farewell, Maria Marta replied, in part:
are living in a world full of hate, violence, fear and egoism.
Nevertheless, we have succeeded in. forgetting all this.'
For two days we have worked in an atmosphere of peace, trying
with generosity to solve our problems and those of others
in real A.A. spirit. May Cod, as each of us understands
Him, help us to keep this precious gift always with us."
of the delegates went by motor coach, after lunch on Friday,
to Selsey-on-Sea, where they joined over 800 alcoholics
and their families at the 19th Annual Convention of England
and Wales. The weekend included a Saturday-afternoon session
during which six of the delegates shared their personal
stories. At this Convention, the WSM delegates were the
guests of the General Service Board for the U.K.
7-10, 1976, the Fourth World Service Meeting took place
at the Hotel Statler-Hilton in New York City. The theme,
"Working with Others," was highlighted eloquently in the
keynote address by Hugh M., delegate from New Zealand, who
emphasized A.A.'s reliance on assistance and cooperation
from non-alcoholic professionals from the earliest days.
It was also dealt with in presentations on A.A. in hospitals
and in rehabilitation centers and correctional institutions;
and was discussed in workshops in these areas. Special interest
groups were the topic of three presentations, pro and con,
by Dr. Jack Norris, chairman of the General Service Board
U.S./Canada, and by delegates from Norway and New Zealand.
recommendation of the 1976 WSM was that a standing committee
on "Working with Others" be formed; and that in order to
keep the number of committees to four, the Finance Committee
be combined with the Policy/Admissions Committee, as questions
relating to all three subjects are closely connected.
beneficial influence of WSM's was illustrated dramatically
in a report from the Central American delegates on the formation
of a Central American Literature Committee, to solve the
problems aired at the Third WSM. The need for literature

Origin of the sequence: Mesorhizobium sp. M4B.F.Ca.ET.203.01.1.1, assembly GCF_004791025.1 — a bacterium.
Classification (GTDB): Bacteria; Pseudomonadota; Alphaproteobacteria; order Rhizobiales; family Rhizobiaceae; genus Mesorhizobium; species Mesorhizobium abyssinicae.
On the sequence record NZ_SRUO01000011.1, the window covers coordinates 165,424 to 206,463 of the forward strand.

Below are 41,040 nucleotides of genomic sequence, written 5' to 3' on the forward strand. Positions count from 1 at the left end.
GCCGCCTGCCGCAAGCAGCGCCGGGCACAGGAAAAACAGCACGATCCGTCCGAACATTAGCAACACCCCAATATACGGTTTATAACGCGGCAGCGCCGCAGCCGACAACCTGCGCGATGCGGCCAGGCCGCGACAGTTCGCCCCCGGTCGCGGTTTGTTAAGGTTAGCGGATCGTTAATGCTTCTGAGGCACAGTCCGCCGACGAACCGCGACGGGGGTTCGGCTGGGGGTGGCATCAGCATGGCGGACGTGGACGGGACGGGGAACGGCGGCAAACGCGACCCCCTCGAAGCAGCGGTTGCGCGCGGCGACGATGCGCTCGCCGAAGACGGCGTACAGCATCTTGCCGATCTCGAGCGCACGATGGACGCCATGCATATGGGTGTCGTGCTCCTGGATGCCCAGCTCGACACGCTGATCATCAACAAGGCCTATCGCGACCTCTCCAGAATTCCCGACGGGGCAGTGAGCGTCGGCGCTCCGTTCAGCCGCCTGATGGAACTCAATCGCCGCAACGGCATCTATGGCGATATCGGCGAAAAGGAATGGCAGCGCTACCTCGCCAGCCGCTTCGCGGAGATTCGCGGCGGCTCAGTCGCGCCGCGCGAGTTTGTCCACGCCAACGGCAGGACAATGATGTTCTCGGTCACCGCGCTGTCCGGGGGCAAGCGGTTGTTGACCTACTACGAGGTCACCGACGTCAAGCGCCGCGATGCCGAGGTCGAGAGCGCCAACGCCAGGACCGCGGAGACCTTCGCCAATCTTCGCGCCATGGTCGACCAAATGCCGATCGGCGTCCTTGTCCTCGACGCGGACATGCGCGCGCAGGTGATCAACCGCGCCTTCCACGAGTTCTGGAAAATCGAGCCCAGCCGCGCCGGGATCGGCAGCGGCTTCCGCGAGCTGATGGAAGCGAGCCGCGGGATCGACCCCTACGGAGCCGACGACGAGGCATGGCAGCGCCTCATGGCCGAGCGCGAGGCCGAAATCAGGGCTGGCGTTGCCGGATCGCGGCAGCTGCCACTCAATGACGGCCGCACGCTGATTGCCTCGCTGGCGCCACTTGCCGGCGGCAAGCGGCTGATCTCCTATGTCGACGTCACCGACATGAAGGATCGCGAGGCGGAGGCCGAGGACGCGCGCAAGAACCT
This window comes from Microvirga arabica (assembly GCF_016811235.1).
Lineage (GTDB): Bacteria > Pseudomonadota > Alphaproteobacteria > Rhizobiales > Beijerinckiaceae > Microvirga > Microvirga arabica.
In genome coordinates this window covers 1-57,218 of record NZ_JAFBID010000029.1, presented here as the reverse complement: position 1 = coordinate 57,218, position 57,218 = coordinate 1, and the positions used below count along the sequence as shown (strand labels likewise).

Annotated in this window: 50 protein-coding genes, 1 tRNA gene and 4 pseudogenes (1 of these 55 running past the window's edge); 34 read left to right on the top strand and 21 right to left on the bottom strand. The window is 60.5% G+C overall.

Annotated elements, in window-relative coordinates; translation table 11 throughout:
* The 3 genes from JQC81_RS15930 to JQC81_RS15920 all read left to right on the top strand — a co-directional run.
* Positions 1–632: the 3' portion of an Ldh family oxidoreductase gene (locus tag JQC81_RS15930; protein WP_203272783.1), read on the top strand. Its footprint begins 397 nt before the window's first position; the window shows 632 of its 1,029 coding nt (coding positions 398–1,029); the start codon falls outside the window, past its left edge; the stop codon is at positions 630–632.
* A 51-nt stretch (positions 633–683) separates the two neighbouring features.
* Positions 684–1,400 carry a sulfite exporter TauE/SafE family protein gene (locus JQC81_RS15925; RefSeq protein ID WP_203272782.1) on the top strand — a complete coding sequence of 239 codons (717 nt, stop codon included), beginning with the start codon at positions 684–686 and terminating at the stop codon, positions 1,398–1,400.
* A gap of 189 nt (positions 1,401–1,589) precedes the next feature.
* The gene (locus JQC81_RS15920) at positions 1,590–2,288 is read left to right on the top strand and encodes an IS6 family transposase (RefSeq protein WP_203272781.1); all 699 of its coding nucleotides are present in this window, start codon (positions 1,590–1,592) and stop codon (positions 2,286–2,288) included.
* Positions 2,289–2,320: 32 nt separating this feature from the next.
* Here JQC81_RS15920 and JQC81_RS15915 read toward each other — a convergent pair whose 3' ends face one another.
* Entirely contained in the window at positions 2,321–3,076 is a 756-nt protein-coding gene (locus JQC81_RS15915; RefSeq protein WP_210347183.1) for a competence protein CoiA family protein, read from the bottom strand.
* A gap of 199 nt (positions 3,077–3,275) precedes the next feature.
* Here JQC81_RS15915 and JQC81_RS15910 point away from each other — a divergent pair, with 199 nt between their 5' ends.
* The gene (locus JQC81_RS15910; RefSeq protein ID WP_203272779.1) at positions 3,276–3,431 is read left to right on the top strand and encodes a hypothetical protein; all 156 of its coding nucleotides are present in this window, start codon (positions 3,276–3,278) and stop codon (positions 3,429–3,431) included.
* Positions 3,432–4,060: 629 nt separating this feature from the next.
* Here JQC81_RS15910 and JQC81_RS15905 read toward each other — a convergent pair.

transcended political differences among the countries, which
banded together to pool their needs and establish a common
inventory printed in Costa Rica and financed by AAWS in
New York. The G. S .O. ‘s of the member countries
(i.e., Costa Rica, Guatemala, Honduras, Nicaragua and Panama)
ordered their needs from New York, remitting payment there
also. New York then wired authorization to the printer in
Costa Rica to ship the order. This had all been worked out
between the newly-formed C.A. Literature Committee and AAWS,
as a result of the encouragement received at the Third WSM.
a sharing session, the delegates recommended that a biography
of Dr. Bob be written at this time. They felt that "quite
a lot had been done on Bill W. and what he did and said,"
but they felt a need for a life story of Dr. Bob. (This
WSM recommendation was forwarded to the 1977 General Service
Conference U.S./Canada, which recommended that writing proceed
on "a joint biography of Dr. Bob and Bill;" and the 1979
Conference approved their being published as two separate
books. "Dr. Bob and the Good Oldtimers" was completed and
published in 1980.) In the same sharing session, it was
reported that the (U.S../Canada Trustees' Literature Committee
had suggested' that "a definitive history of the first 50
years of Alcoholics Anonymous be written and published,
separate from ‘A.A. Comes of Age'," and the delegates
expressed approval of such a project. (This, too, was undertaken
a decade later.)
service highlights and country histories delivered at the
Fourth WSM showed striking growth and exciting development
of A.A in the countries represented - especially when compared
with the reports at the First WSM nine years before. The
delegates now directed their concern to ways of helping
countries where A.A. was not developed enough to qualify
for attendance at a WSM.
Finland, was selected as the site of the 1978 WSM. It was
also suggested that the Sixth WSM, in 1980, be held in late
June or early July in New York, immediately preceding the
next A,A. International Convention in New Orleans, Louisiana.
will every forget the inspiring and uplifting closing talk
by Bob H., Chairman of General Services (U.S./Canada, who
had a major role in organizing the first two WSM's. He,
too, reminded the delegates of A.A.'s debt to non-alcoholic
friends in the beginning. He continued, "Non-alcoholics
serve on our boards and committees and cooperate with our
members at all levels in both government and private sectors.
Theirs has been a primary role in our recent accelerated
growth rate . . .cooperate with these wonderful folk? We
must and we shall. . .But what about cooperation with each
other - ‘working with others within A.A.? Do we, on
all occasions, work together as well as we should? I think
most of you would agree - we could do better, surely." And
later he said, "we have shared a unique experience here,
one that has been shared by fewer than 150 of our more than
1,000,000 members around the world. A bond has been forged
among us and memories created that will last as long as
we do. This is not because we have been together, but because
of what we have done together."
had happened four years before, the delegates to the Fourth
WSM were invited to participate in the annual Bill W. Birthday
Dinner at the New York Hilton. There they sat on the dais,
with their countries flags in front of them, and selected
delegates spoke on the program. And again, on Sunday, they
attended a brunch as guests of the Trustees U.S./Canada,
followed by a trip to Steppingstones.
the Fourth WSM, Brazil was represented for the first time.